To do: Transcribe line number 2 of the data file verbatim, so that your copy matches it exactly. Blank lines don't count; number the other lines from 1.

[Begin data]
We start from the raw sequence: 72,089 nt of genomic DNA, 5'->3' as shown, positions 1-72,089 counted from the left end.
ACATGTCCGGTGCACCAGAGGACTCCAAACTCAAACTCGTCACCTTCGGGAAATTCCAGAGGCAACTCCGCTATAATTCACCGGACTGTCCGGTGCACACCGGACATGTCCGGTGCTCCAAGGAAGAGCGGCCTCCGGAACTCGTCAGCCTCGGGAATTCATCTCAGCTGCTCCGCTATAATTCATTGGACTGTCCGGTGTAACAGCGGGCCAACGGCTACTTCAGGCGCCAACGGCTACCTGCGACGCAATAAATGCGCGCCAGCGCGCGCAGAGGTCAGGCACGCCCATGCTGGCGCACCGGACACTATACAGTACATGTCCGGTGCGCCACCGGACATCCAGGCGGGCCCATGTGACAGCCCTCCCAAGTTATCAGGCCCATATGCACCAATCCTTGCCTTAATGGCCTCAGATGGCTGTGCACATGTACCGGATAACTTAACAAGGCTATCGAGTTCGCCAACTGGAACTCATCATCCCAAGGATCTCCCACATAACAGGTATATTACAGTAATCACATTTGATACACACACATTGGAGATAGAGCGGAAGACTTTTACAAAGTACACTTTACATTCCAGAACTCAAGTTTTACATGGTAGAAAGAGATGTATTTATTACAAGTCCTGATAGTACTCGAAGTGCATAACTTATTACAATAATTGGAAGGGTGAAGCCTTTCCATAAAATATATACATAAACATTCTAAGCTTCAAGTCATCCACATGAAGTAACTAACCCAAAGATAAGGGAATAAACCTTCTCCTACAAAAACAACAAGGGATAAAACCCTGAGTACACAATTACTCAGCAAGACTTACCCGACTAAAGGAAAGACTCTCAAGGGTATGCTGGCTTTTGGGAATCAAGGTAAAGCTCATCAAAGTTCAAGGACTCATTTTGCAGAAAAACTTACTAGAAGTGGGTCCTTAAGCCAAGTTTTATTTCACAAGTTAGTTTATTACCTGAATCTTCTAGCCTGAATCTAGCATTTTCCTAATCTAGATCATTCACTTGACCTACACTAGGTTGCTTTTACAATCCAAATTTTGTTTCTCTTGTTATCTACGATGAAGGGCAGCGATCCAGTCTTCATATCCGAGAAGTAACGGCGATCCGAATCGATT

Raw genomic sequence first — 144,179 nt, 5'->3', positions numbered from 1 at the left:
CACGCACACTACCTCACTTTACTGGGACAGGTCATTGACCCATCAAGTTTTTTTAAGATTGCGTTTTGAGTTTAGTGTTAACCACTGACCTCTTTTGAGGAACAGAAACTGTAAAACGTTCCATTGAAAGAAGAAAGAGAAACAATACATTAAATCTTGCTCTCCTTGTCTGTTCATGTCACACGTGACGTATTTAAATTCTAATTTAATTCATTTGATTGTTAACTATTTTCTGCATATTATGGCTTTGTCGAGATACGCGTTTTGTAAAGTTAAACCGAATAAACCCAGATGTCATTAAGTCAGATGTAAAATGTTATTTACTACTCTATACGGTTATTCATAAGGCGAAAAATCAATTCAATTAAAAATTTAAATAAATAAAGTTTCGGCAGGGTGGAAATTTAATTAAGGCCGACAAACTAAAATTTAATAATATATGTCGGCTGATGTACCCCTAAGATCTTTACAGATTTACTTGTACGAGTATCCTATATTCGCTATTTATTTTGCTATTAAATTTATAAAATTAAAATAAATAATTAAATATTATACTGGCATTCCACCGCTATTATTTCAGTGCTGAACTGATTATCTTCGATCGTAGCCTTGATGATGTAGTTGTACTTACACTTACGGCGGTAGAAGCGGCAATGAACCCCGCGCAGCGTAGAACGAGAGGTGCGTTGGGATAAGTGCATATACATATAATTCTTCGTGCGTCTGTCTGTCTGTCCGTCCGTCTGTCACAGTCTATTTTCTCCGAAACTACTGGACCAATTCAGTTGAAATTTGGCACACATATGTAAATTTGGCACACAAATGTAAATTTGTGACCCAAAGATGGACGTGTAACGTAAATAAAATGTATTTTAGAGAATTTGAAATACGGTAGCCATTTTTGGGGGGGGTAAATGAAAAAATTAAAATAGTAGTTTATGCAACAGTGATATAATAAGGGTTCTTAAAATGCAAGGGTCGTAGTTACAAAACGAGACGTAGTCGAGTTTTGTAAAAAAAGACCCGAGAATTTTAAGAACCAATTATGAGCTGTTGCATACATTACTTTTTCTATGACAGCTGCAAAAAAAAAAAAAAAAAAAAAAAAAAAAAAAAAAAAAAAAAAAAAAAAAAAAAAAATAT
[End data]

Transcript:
ACATGTCCGGTGCACCAGAGGACTCCAAACTCAAACTCGTCACCTTCGGGAAATTCCAGAGGCAACTCCGCTATAATTCACCGGACTGTCCGGTGCACACCGGACATGTCCGGTGCTCCAAGGAAGAGCGGCCTCCGGAACTCGTCAGCCTCGGGAATTCATCTCAGCTGCTCCGCTATAATTCATTGGACTGTCCGGTGTAACAGCGGGCCAACGGCTACTTCAGGCGCCAACGGCTACCTGCGACGCAATAAATGCGCGCCAGCGCGCGCAGAGGTCAGGCACGCCCATGCTGGCGCACCGGACACTATACAGTACATGTCCGGTGCGCCACCGGACATCCAGGCGGGCCCATGTGACAGCCCTCCCAAGTTATCAGGCCCATATGCACCAATCCTTGCCTTAATGGCCTCAGATGGCTGTGCACATGTACCGGATAACTTAACAAGGCTATCGAGTTCGCCAACTGGAACTCATCATCCCAAGGATCTCCCACATAACAGGTATATTACAGTAATCACATTTGATACACACACATTGGAGATAGAGCGGAAGACTTTTACAAAGTACACTTTACATTCCAGAACTCAAGTTTTACATGGTAGAAAGAGATGTATTTATTACAAGTCCTGATAGTACTCGAAGTGCATAACTTATTACAATAATTGGAAGGGTGAAGCCTTTCCATAAAATATATACATAAACATTCTAAGCTTCAAGTCATCCACATGAAGTAACTAACCCAAAGATAAGGGAATAAACCTTCTCCTACAAAAACAACAAGGGATAAAACCCTGAGTACACAATTACTCAGCAAGACTTACCCGACTAAAGGAAAGACTCTCAAGGGTATGCTGGCTTTTGGGAATCAAGGTAAAGCTCATCAAAGTTCAAGGACTCATTTTGCAGAAAAACTTACTAGAAGTGGGTCCTTAAGCCAAGTTTTATTTCACAAGTTAGTTTATTACCTGAATCTTCTAGCCTGAATCTAGCATTTTCCTAATCTAGATCATTCACTTGACCTACACTAGGTTGCTTTTACAATCCAAATTTTGTTTCTCTTGTTATCTACGATGAAGGGCAGCGATCCAGTCTTCATATCCGAGAAGTAACGGCGATCCGAATCGATT